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Why I’ll Never Forget This One Comment a Psychiatrist Made About My Mental Health

I like to think of myself as a duck. Not a rubber duck — I mean, I do have 762 rubber ducks — but a real duck. I want to be a duck that lets the bad stuff roll off my back like beads of water. My whole life, people have said insensitive things to me about my mental health differences. For example:

  • You take medicine? Well, that sucks to be you, doesn’t it?”
  • You have bipolar I? That’s really bad; people like that end up killing people and end up in jail. Did you know that?”
  • Did you say that you have PTSD? That’s only for veterans. Are you sure you have that? Are you making it up?”
  • Why do you always say, ‘what?’ after I talk to you. Are you not listening? Are you ‘stupid?’”

Though I’m pissed by their reactions, I try not to be rude when I respond. It’s aggravating, but I tell myself they are naïve. I say things to shut the conversation down because no, I’m not interested in talking to someone who has nothing nice to say.

Yes, I take medicine. And yes, it’s a great solution to the chemical imbalance in my brain because I’m happy and I can function at high levels.

Yes, I have bipolar disorder type 1, but I’m 24 years old and don’t have a single run-in with the law or a felony to my name. And for your the record, your random statistic is out of context; don’t throw them around like that, please.

Yes, I have post-traumatic stress disorder (PTSD). I bet you would, too, if your mom was murdered and you endured incestuous sexual abuse for 18 years.

Yes, I ask “what?” after a mumbled remark. I have hearing loss; I’m not “stupid.” I had a 4.0 GPA, two majors, four minors, honor roll for all four years in high school and college, 17 academic awards by the time I was 21, and a kick-ass GRE score.

Do you understand? I’m not “crazy,” “dumb,” a liar or illegitimate. I am me, and I’m cool with it, regardless of whether you are.

However, there is one comment I’ve never let go of. And it wasn’t a friend or acquaintance who said it; it was a professional I trusted and relied on, who sent an arrow through my heart — my psychiatrist. She said, “Oh, Alex. You’ve been dealt such a bad deck of cards in life. How unfortunate to be you.” Yes, she really said that. Word for word. And I’ll probably never forget it.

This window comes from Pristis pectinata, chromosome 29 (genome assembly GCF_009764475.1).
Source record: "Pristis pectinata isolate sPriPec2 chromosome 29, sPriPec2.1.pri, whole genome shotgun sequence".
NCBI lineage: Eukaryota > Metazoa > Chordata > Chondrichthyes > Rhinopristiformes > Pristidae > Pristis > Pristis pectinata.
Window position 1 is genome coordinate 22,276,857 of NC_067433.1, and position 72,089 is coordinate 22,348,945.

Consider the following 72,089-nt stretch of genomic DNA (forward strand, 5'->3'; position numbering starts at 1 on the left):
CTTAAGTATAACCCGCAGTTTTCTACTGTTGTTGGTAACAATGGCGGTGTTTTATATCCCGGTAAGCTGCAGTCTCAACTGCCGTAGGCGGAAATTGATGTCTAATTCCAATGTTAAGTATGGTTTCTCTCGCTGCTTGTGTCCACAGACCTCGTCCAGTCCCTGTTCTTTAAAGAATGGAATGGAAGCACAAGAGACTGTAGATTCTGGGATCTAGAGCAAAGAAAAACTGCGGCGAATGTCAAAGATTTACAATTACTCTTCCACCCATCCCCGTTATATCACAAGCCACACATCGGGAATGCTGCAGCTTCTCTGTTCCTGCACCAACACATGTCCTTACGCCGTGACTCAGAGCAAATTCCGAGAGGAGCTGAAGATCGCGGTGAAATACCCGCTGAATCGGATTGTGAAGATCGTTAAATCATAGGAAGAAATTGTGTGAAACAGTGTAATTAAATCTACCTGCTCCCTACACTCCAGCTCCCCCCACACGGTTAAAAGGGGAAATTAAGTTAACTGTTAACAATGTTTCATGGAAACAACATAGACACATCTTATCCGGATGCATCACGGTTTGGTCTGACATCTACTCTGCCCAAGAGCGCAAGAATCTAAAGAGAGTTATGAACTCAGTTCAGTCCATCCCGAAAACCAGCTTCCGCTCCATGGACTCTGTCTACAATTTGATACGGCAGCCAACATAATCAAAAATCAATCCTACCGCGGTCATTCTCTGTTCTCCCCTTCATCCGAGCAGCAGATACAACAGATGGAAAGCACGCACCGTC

I don’t show emotions well. (Relatable?) So how do you respond to a comment like that? I didn’t cry, but I did leave her office with no intent to return. I blared “Battle Scars” by Lupe Fiasco in my earbuds as I walked out. Everyone around me could feel the anger coming off of me in waves; I wanted people to understand the injustice I felt. I was not supported, heard, or understood.

My psychiatrist did not relate or empathize; she spoke with no filter and proceeded to double my medication without consent. It was as if more pills were going to fix my trauma, my life experiences and my background. I have nothing against medication, but no supplement will fix the hand of cards I’ve been dealt.

In poker, you deal with the cards you are dealt — regardless of the hand.

You don’t throw the cards on the floor, lose your temper and ask for the whole game to start over. I mean, you can, but where’s the fun in that? What are the risks? What is the point?

Regardless of the hand you’re dealt, it’s important to employ your poker face. It’s even more important, though, when that hand is a bad one. You do the next right thing and wait for a better hand. You can trade with others (trade feelings with your therapist), use strategies to get ahead (use coping skills for your mental health) and win or lose the game (acceptance of the person, place or thing in your life).

Poker is like life; it is a game you can never predict.

But you play because it’s fun. You play because you want to learn and get better. You play because it’s a form of growth in matters of the heart. Life is a journey, a gift. There is no point in throwing the cards away or cheating the game. And there’s certainly no point in choosing not to play at all.

I was dealt a certain hand in life, and it’s my decision to judge whether it’s good or bad. I’m playing the game to the best of my ability. If I could start the game again, I wouldn’t trade a single card. My cards don’t define me; they shape me into the person I am today.

Life is like poker: It’s hard, but it’s fun. It’s tricky but intriguing. Today, I will manage my hand with intention and purpose. I’ll live my life to the fullest and never look back.

Photo by Egor Barmin on Unsplash